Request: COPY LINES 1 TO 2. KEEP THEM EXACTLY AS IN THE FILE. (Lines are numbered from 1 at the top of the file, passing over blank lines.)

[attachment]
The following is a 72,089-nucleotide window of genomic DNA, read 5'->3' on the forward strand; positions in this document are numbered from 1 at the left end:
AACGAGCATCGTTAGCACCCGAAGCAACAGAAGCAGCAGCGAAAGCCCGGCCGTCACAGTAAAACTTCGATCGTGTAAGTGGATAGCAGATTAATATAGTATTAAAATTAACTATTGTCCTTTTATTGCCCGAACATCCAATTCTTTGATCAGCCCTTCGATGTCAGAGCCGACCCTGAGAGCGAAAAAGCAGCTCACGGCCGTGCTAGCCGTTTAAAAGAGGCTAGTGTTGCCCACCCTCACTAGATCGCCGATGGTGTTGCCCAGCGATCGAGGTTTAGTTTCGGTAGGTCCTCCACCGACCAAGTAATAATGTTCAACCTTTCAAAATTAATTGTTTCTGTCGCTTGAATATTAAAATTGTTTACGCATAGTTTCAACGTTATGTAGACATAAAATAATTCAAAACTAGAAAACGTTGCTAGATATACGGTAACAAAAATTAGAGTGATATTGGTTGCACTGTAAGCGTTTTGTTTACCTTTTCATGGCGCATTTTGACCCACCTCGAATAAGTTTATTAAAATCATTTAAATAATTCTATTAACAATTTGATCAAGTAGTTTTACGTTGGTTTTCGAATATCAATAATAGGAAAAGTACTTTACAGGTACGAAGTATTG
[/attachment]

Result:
The following is a 72,089-nucleotide window of genomic DNA, read 5'->3' on the forward strand; positions in this document are numbered from 1 at the left end:
AACGAGCATCGTTAGCACCCGAAGCAACAGAAGCAGCAGCGAAAGCCCGGCCGTCACAGTAAAACTTCGATCGTGTAAGTGGATAGCAGATTAATATAGTATTAAAATTAACTATTGTCCTTTTATTGCCCGAACATCCAATTCTTTGATCAGCCCTTCGATGTCAGAGCCGACCCTGAGAGCGAAAAAGCAGCTCACGGCCGTGCTAGCCGTTTAAAAGAGGCTAGTGTTGCCCACCCTCACTAGATCGCCGATGGTGTTGCCCAGCGATCGAGGTTTAGTTTCGGTAGGTCCTCCACCGACCAAGTAATAATGTTCAACCTTTCAAAATTAATTGTTTCTGTCGCTTGAATATTAAAATTGTTTACGCATAGTTTCAACGTTATGTAGACATAAAATAATTCAAAACTAGAAAACGTTGCTAGATATACGGTAACAAAAATTAGAGTGATATTGGTTGCACTGTAAGCGTTTTGTTTACCTTTTCATGGCGCATTTTGACCCACCTCGAATAAGTTTATTAAAATCATTTAAATAATTCTATTAACAATTTGATCAAGTAGTTTTACGTTGGTTTTCGAATATCAATAATAGGAAAAGTACTTTACAGGTACGAAGTATTG